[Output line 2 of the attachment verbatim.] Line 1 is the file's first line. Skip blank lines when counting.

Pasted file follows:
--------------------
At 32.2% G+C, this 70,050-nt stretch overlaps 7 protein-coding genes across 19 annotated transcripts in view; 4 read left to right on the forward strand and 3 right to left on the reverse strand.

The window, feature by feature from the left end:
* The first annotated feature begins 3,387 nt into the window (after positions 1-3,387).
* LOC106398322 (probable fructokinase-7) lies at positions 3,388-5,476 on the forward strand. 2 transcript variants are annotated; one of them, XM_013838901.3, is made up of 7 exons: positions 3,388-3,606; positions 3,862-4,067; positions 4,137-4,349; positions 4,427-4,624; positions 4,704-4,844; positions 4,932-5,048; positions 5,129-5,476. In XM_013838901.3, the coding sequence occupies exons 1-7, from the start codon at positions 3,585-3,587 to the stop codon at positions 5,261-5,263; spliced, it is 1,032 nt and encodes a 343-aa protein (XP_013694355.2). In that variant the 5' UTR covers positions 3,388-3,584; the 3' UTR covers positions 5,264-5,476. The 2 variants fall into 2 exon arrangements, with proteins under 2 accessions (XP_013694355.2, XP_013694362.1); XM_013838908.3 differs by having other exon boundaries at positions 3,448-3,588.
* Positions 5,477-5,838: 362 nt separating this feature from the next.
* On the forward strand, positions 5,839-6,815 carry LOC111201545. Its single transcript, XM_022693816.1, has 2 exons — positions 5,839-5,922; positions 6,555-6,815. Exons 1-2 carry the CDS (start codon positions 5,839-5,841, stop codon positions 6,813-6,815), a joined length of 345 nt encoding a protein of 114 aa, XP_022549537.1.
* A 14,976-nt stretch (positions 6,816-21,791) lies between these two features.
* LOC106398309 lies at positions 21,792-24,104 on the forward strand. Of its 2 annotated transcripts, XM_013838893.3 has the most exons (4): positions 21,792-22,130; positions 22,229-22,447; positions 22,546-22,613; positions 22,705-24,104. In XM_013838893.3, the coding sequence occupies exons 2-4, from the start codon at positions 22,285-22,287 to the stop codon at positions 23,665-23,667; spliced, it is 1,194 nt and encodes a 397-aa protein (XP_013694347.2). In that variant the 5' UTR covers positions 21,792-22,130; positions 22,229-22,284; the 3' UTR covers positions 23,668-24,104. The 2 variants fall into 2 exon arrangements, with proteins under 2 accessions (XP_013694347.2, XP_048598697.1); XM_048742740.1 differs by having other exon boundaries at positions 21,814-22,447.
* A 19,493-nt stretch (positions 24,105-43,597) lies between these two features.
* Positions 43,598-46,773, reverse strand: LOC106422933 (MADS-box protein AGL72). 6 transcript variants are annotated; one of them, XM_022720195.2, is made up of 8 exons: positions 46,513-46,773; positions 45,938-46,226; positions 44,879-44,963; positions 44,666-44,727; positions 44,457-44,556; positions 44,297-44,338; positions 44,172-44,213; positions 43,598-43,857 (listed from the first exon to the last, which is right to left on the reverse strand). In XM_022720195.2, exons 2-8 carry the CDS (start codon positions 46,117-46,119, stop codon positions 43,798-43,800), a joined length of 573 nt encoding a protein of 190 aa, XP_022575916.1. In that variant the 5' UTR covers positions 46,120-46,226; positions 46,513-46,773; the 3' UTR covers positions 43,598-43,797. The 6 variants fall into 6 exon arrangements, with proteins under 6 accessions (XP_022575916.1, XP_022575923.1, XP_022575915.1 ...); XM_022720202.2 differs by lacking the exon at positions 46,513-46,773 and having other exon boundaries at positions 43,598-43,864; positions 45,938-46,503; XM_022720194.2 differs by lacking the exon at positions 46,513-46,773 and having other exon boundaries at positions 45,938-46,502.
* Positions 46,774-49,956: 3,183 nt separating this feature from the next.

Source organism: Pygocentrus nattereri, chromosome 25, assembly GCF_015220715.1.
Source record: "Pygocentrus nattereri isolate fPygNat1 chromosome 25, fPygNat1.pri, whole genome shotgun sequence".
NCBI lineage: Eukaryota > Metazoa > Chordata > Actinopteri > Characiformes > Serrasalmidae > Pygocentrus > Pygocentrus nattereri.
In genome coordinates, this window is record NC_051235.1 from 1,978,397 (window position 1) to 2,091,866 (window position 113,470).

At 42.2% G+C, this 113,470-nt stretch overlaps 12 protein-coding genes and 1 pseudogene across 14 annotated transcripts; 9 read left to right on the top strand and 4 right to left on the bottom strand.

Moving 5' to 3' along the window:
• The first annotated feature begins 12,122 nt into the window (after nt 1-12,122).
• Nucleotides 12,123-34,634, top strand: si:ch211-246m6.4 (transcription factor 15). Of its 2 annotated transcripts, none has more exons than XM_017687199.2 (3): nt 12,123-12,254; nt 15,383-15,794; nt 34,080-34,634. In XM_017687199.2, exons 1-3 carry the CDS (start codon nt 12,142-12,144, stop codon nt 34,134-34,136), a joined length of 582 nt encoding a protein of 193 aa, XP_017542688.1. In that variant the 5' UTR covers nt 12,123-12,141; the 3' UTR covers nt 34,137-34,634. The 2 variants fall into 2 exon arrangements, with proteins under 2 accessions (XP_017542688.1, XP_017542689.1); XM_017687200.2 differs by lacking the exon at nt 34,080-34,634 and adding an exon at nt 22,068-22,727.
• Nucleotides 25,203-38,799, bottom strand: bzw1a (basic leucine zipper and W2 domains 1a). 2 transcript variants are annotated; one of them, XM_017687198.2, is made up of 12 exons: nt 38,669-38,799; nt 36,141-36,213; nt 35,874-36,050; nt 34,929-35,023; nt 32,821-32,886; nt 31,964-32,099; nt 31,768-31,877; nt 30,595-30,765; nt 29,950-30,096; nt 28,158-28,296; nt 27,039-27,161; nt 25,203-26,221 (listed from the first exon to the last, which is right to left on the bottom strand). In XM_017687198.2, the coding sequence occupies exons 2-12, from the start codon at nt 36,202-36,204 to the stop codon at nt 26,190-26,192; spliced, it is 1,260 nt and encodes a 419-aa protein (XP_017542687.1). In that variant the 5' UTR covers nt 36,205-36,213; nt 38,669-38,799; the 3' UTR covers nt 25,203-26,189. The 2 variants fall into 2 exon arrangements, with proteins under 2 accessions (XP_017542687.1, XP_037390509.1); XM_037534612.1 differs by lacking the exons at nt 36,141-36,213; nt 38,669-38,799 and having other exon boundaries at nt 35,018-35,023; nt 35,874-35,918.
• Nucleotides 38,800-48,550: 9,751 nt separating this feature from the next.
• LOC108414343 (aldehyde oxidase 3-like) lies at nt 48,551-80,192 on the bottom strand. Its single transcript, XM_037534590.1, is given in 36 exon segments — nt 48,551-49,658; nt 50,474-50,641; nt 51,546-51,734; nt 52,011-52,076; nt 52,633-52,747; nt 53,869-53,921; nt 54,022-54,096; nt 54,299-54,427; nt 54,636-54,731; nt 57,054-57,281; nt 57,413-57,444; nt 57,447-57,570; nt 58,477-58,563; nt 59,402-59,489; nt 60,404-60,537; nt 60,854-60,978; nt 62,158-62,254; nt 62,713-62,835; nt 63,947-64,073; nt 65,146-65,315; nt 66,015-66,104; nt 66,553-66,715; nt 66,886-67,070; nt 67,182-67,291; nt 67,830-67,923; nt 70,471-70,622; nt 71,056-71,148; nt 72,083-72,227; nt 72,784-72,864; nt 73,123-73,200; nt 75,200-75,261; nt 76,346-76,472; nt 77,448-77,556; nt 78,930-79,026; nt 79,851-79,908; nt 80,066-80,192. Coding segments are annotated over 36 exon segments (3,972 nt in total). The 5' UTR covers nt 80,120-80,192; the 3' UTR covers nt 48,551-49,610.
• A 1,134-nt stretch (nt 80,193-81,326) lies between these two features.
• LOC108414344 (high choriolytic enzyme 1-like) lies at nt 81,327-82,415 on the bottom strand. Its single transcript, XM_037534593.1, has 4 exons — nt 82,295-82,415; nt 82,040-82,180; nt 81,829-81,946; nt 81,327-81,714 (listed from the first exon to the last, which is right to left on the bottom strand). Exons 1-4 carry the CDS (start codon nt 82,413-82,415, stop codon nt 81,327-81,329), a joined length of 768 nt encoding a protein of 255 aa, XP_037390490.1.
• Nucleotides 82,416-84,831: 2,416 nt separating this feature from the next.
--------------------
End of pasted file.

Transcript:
The window, feature by feature from the left end: